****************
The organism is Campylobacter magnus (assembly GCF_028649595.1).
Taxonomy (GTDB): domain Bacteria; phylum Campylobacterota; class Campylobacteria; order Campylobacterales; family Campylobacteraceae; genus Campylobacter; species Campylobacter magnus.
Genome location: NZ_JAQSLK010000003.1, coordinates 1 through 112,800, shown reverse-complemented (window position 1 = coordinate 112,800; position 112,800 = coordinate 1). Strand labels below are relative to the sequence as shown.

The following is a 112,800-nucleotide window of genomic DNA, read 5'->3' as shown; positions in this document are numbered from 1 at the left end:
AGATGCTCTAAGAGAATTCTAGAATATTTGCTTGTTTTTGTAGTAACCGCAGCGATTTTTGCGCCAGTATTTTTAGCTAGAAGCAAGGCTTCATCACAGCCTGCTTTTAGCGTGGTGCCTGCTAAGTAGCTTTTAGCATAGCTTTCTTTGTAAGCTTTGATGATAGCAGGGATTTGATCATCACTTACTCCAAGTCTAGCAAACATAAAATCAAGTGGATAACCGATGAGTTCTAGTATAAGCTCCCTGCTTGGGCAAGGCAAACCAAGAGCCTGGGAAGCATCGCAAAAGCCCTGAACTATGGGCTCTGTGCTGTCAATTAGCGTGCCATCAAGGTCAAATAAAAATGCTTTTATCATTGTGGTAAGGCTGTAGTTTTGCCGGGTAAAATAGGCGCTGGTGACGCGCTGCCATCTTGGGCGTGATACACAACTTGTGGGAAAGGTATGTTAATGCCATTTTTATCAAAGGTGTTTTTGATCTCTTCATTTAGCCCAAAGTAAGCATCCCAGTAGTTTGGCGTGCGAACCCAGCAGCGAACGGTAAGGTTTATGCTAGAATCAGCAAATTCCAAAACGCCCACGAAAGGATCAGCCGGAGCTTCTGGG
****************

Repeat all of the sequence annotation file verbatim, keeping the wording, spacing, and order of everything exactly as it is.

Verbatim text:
The organism is Campylobacter magnus (assembly GCF_028649595.1).
Taxonomy (GTDB): domain Bacteria; phylum Campylobacterota; class Campylobacteria; order Campylobacterales; family Campylobacteraceae; genus Campylobacter; species Campylobacter magnus.
Genome location: NZ_JAQSLK010000003.1, coordinates 1 through 112,800, shown reverse-complemented (window position 1 = coordinate 112,800; position 112,800 = coordinate 1). Strand labels below are relative to the sequence as shown.

The following is a 112,800-nucleotide window of genomic DNA, read 5'->3' as shown; positions in this document are numbered from 1 at the left end:
AGATGCTCTAAGAGAATTCTAGAATATTTGCTTGTTTTTGTAGTAACCGCAGCGATTTTTGCGCCAGTATTTTTAGCTAGAAGCAAGGCTTCATCACAGCCTGCTTTTAGCGTGGTGCCTGCTAAGTAGCTTTTAGCATAGCTTTCTTTGTAAGCTTTGATGATAGCAGGGATTTGATCATCACTTACTCCAAGTCTAGCAAACATAAAATCAAGTGGATAACCGATGAGTTCTAGTATAAGCTCCCTGCTTGGGCAAGGCAAACCAAGAGCCTGGGAAGCATCGCAAAAGCCCTGAACTATGGGCTCTGTGCTGTCAATTAGCGTGCCATCAAGGTCAAATAAAAATGCTTTTATCATTGTGGTAAGGCTGTAGTTTTGCCGGGTAAAATAGGCGCTGGTGACGCGCTGCCATCTTGGGCGTGATACACAACTTGTGGGAAAGGTATGTTAATGCCATTTTTATCAAAGGTGTTTTTGATCTCTTCATTTAGCCCAAAGTAAGCATCCCAGTAGTTTGGCGTGCGAACCCAGCAGCGAACGGTAAGGTTTATGCTAGAATCAGCAAATTCCAAAACGCCCACGAAAGGATCAGCCGGAGCTTCTGGG